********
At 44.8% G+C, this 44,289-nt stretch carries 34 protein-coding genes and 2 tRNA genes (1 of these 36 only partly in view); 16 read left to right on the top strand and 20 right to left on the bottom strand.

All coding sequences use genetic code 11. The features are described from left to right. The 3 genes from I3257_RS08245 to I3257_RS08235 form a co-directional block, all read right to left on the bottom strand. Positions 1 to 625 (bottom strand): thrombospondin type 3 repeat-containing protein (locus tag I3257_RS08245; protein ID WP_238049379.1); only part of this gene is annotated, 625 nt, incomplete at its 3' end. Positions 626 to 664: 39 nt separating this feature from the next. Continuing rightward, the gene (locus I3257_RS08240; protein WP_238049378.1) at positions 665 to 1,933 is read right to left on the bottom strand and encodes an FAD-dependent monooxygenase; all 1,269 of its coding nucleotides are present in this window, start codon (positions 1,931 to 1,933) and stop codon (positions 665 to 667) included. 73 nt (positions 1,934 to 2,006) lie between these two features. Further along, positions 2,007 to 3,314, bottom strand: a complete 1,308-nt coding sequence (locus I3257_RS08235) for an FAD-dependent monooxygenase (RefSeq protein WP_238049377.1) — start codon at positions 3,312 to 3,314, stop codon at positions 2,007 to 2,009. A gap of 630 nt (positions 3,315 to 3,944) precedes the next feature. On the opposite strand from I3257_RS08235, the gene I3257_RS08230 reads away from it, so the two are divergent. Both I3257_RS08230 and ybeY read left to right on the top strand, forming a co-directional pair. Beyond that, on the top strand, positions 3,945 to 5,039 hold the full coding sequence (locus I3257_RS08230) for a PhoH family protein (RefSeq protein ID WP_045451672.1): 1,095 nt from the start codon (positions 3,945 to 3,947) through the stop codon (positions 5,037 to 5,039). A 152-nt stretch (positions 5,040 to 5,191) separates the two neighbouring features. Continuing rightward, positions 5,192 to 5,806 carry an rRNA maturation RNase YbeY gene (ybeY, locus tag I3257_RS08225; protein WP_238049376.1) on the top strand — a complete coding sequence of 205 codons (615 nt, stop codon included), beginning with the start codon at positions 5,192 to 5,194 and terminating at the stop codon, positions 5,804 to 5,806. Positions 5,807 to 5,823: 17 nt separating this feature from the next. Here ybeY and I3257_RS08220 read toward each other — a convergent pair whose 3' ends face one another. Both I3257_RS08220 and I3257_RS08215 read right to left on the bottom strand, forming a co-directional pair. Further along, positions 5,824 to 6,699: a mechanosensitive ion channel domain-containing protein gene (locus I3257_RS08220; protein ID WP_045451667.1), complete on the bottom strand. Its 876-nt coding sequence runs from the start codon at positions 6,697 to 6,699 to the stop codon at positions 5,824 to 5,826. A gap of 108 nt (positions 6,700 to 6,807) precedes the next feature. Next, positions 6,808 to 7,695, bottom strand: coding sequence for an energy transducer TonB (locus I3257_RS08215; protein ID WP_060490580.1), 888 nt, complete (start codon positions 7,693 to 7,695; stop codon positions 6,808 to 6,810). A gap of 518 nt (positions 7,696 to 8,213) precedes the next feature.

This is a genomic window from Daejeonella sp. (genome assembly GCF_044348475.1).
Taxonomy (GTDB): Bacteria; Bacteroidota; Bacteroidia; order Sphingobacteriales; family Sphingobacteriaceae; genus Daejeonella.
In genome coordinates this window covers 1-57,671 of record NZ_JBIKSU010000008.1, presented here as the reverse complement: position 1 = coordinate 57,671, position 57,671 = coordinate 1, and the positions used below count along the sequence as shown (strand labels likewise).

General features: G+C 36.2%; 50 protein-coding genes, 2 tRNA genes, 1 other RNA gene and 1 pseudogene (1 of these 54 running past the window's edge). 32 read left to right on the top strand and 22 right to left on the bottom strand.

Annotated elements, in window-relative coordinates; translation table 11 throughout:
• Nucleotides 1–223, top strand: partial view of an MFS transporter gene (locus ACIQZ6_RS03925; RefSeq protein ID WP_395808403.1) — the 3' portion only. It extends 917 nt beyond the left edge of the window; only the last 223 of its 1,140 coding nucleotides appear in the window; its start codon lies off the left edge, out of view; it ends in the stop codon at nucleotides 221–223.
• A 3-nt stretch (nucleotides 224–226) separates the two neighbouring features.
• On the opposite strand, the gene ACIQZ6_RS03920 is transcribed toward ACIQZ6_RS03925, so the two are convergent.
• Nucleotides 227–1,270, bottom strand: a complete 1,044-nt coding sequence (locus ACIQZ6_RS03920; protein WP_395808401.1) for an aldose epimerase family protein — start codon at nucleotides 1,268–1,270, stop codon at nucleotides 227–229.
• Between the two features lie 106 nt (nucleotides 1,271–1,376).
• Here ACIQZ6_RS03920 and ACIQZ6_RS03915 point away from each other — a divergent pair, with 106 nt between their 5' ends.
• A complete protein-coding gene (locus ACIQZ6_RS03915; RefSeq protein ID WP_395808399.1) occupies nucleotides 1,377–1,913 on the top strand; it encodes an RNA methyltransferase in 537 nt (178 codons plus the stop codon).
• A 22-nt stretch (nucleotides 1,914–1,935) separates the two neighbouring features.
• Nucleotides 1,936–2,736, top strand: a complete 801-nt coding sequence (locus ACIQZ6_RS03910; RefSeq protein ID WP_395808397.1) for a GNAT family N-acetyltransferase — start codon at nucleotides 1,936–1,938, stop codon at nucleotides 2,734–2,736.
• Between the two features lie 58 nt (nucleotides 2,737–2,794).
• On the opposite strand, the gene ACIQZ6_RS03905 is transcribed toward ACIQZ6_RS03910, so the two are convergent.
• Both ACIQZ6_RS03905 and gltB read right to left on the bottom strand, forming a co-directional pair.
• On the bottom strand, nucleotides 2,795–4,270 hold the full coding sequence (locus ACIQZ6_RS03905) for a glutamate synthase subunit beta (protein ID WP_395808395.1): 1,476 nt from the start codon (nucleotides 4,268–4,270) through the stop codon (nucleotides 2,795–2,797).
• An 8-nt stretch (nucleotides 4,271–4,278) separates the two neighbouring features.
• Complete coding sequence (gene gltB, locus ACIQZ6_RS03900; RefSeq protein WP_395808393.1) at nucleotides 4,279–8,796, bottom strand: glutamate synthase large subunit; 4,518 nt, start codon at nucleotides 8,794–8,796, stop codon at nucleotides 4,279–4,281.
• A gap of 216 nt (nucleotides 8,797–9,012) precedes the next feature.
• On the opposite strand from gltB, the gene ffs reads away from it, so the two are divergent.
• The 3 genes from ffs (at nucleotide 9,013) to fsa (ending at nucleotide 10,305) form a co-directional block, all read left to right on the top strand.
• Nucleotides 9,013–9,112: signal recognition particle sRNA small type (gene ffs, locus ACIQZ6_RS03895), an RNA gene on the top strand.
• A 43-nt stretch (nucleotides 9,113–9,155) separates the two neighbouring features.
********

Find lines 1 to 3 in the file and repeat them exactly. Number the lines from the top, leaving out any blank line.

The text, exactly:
At 44.8% G+C, this 44,289-nt stretch carries 34 protein-coding genes and 2 tRNA genes (1 of these 36 only partly in view); 16 read left to right on the top strand and 20 right to left on the bottom strand.

All coding sequences use genetic code 11. The features are described from left to right. The 3 genes from I3257_RS08245 to I3257_RS08235 form a co-directional block, all read right to left on the bottom strand. Positions 1 to 625 (bottom strand): thrombospondin type 3 repeat-containing protein (locus tag I3257_RS08245; protein ID WP_238049379.1); only part of this gene is annotated, 625 nt, incomplete at its 3' end. Positions 626 to 664: 39 nt separating this feature from the next. Continuing rightward, the gene (locus I3257_RS08240; protein WP_238049378.1) at positions 665 to 1,933 is read right to left on the bottom strand and encodes an FAD-dependent monooxygenase; all 1,269 of its coding nucleotides are present in this window, start codon (positions 1,931 to 1,933) and stop codon (positions 665 to 667) included. 73 nt (positions 1,934 to 2,006) lie between these two features. Further along, positions 2,007 to 3,314, bottom strand: a complete 1,308-nt coding sequence (locus I3257_RS08235) for an FAD-dependent monooxygenase (RefSeq protein WP_238049377.1) — start codon at positions 3,312 to 3,314, stop codon at positions 2,007 to 2,009. A gap of 630 nt (positions 3,315 to 3,944) precedes the next feature. On the opposite strand from I3257_RS08235, the gene I3257_RS08230 reads away from it, so the two are divergent. Both I3257_RS08230 and ybeY read left to right on the top strand, forming a co-directional pair. Beyond that, on the top strand, positions 3,945 to 5,039 hold the full coding sequence (locus I3257_RS08230) for a PhoH family protein (RefSeq protein ID WP_045451672.1): 1,095 nt from the start codon (positions 3,945 to 3,947) through the stop codon (positions 5,037 to 5,039). A 152-nt stretch (positions 5,040 to 5,191) separates the two neighbouring features. Continuing rightward, positions 5,192 to 5,806 carry an rRNA maturation RNase YbeY gene (ybeY, locus tag I3257_RS08225; protein WP_238049376.1) on the top strand — a complete coding sequence of 205 codons (615 nt, stop codon included), beginning with the start codon at positions 5,192 to 5,194 and terminating at the stop codon, positions 5,804 to 5,806. Positions 5,807 to 5,823: 17 nt separating this feature from the next. Here ybeY and I3257_RS08220 read toward each other — a convergent pair whose 3' ends face one another. Both I3257_RS08220 and I3257_RS08215 read right to left on the bottom strand, forming a co-directional pair. Further along, positions 5,824 to 6,699: a mechanosensitive ion channel domain-containing protein gene (locus I3257_RS08220; protein ID WP_045451667.1), complete on the bottom strand. Its 876-nt coding sequence runs from the start codon at positions 6,697 to 6,699 to the stop codon at positions 5,824 to 5,826. A gap of 108 nt (positions 6,700 to 6,807) precedes the next feature. Next, positions 6,808 to 7,695, bottom strand: coding sequence for an energy transducer TonB (locus I3257_RS08215; protein ID WP_060490580.1), 888 nt, complete (start codon positions 7,693 to 7,695; stop codon positions 6,808 to 6,810). A gap of 518 nt (positions 7,696 to 8,213) precedes the next feature.

This is a genomic window from Daejeonella sp. (genome assembly GCF_044348475.1).